Source: Tesco plc Annual Report, 2007, Balance sheet

For completeness, the equity value can be divided by the number of shares outstanding, in order to derive an implied share price. If the business is listed, this can be compared with the actual share price, in order to calculate a control premium. Enterprise value

41,534

Add: joint ventures and associates

476

Less: net debt

(4,415)

Less: pension deficit

(1,211)

Less: minority interests Equity value

(64) 36,320

Number of shares outstanding

7,900

Implied share price

460

Current share price Control premium

415 10.8%

FCFEq methodology and pitfalls It is theoretically possible to establish a value of the firm directly as the equity level. The cashflow to be discounted would be the levered cashflows (i.e. post interest) and the discount rate would be the cost of equity. However, this is rarely done in practice due to the difficulty of forecasting forward the level of debt in the company and the consequent interest on that debt. It is much more straightforward to assume a constant debt to equity ratio in the WACC and to establish an enterprise value rather than an equity value.

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5 • Dividend Discount Model (DDM)

5 • Dividend Discount Model (DDM) Dividend Discount Model The Dividend Discount Model (DDM) discounts the future dividends to arrive at equity value. Since dividends are the simplest of the cash flows that can be considered when valuing a business, the dividend discount model is consequently the simplest of the available DCF valuation models. Despite its simplicity, it is still a valid and useful valuation technique. In the post-Enron world, dividends have become more important, with the cash payments providing proof that reported profits are genuine. The DDM method is most often used for financial services businesses (free cash flows being notoriously difficult to calculate) and utilities, and businesses with similar characteristics. For example, the dividend discount model has been used for cable television businesses and for Eurotunnel. Generally, the model is most appropriate for more mature firms that pay regular dividends and have stable levels of growth and leverage.

Constant dividends If the future dividends to be paid by a business are expected to be constant and shareholders intend to hold their shares in the business in perpetuity, the equity in the business can be valued as follows: MVe = =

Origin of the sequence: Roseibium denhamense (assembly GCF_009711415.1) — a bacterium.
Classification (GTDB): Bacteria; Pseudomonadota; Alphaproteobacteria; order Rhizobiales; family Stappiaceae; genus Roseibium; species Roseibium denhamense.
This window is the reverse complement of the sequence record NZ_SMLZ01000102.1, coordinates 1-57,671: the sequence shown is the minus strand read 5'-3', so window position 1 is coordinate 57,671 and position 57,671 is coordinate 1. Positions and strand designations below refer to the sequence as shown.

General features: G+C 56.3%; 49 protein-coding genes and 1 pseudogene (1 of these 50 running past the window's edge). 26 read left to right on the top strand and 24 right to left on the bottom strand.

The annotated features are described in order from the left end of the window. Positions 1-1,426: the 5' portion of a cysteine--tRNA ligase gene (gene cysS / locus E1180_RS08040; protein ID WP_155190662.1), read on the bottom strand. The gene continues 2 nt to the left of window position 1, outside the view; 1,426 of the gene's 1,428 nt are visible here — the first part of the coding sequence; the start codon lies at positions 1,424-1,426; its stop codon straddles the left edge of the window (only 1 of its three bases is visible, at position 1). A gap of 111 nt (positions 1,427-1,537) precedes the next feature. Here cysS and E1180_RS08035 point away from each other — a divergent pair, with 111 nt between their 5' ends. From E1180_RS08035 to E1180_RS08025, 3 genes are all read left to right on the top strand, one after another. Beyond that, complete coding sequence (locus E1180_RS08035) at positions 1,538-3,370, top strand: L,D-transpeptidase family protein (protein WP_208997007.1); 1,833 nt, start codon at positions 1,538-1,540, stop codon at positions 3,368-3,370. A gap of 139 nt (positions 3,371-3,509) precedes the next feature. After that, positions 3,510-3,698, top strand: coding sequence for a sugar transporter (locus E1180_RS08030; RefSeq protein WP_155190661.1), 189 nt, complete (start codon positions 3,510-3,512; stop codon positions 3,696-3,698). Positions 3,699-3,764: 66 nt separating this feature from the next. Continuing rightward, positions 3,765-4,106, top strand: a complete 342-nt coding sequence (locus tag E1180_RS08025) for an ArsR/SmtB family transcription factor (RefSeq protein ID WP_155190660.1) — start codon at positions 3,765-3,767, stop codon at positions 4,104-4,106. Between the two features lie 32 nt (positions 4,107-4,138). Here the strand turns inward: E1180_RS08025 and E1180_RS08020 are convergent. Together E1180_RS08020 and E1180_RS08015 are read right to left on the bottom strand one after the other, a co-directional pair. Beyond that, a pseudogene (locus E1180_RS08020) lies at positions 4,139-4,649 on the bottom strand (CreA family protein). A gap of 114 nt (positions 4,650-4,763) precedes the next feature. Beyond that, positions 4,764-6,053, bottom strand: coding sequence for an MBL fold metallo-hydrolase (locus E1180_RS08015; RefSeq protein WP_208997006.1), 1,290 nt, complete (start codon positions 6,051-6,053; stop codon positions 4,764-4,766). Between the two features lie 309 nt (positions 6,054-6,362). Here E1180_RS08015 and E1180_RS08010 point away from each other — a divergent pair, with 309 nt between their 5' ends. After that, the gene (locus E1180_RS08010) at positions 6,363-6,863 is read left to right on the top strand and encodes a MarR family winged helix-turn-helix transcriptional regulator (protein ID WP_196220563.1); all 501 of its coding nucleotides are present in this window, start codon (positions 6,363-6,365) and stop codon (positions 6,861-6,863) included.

D D D + + ... + 1 + Ke (1 + Ke) 2 (1 + Ke) ∞ D Ke

MVe = Market value of equity D = Constant dividends Ke = Shareholders’ required rate of return

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The following illustration demonstrates the point: Illustration − DDM with constant dividends MegaBank is expected to pay dividends of £150m per annum for the foreseeable future. Its shareholders require an annual rate of return of 12%. The total market value of MegaBank’s equity is: MVe =

£150m 0.12

= £1,250m

If the total market value of MegaBank’s equity was already known, the above formula could be rearranged to reveal the required rate of return of MegaBank’s shareholders, as shown: Illustration − backing out the cost of equity D Ke

. Ke =

D MVe

:

MVe =

= £150m £1,250m = 12%

However, this is not a derivation of MegaBank’s cost of equity. It is simply the cost of equity implied by the expected dividends and the current market value of the equity. This implied cost of equity could, if so desired, be disaggregated further, using a model such as the Capital Asset Pricing Model (CAPM – see later). The implied beta factor could, for example, be found in this way. While useful, this version of the DDM is somewhat unrealistic, as it assumes no growth. As this state of affairs would be unacceptable to most shareholders, we must extend the model to incorporate growth.

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Constant growth in dividends We will start by assuming that dividends are expected to grow at a constant rate, in perpetuity: Gordon Growth Model MVe =

Do x (1 + g) Ke − g

MVe = Market value of equity Do = Latest dividend g = Constant growth rate of dividends in perpetuity Ke = Shareholders’ required rate of return

The following illustration demonstrates the model: Illustration − Gordon Growth Model Let’s assume that MegaBank’s most recent dividend was £150m and that they are expected to grow at 2% per annum in perpertuity. MVe =

£150m x (1 + 0.02) 0.12 − 0.02

= £1,530m Note: The annual growth of 2% adds £280m of value to the business’s equity.

If the total market value of MegaBank’s equity was already known, the Gordon Growth Model could be rearranged to allow us to find the growth rate implied in the value, as shown: Illustration − backing out the implied growth rate MVe =

Do x (1 + g) Ke − g

:

. MVe x (Ke − g) = Do x (1 − g) . MVe x Ke − MVe x g = Do + Do x g . MVe x Ke − Do = MVe x g + Do x g

: :

= g (MVe + Do) g= =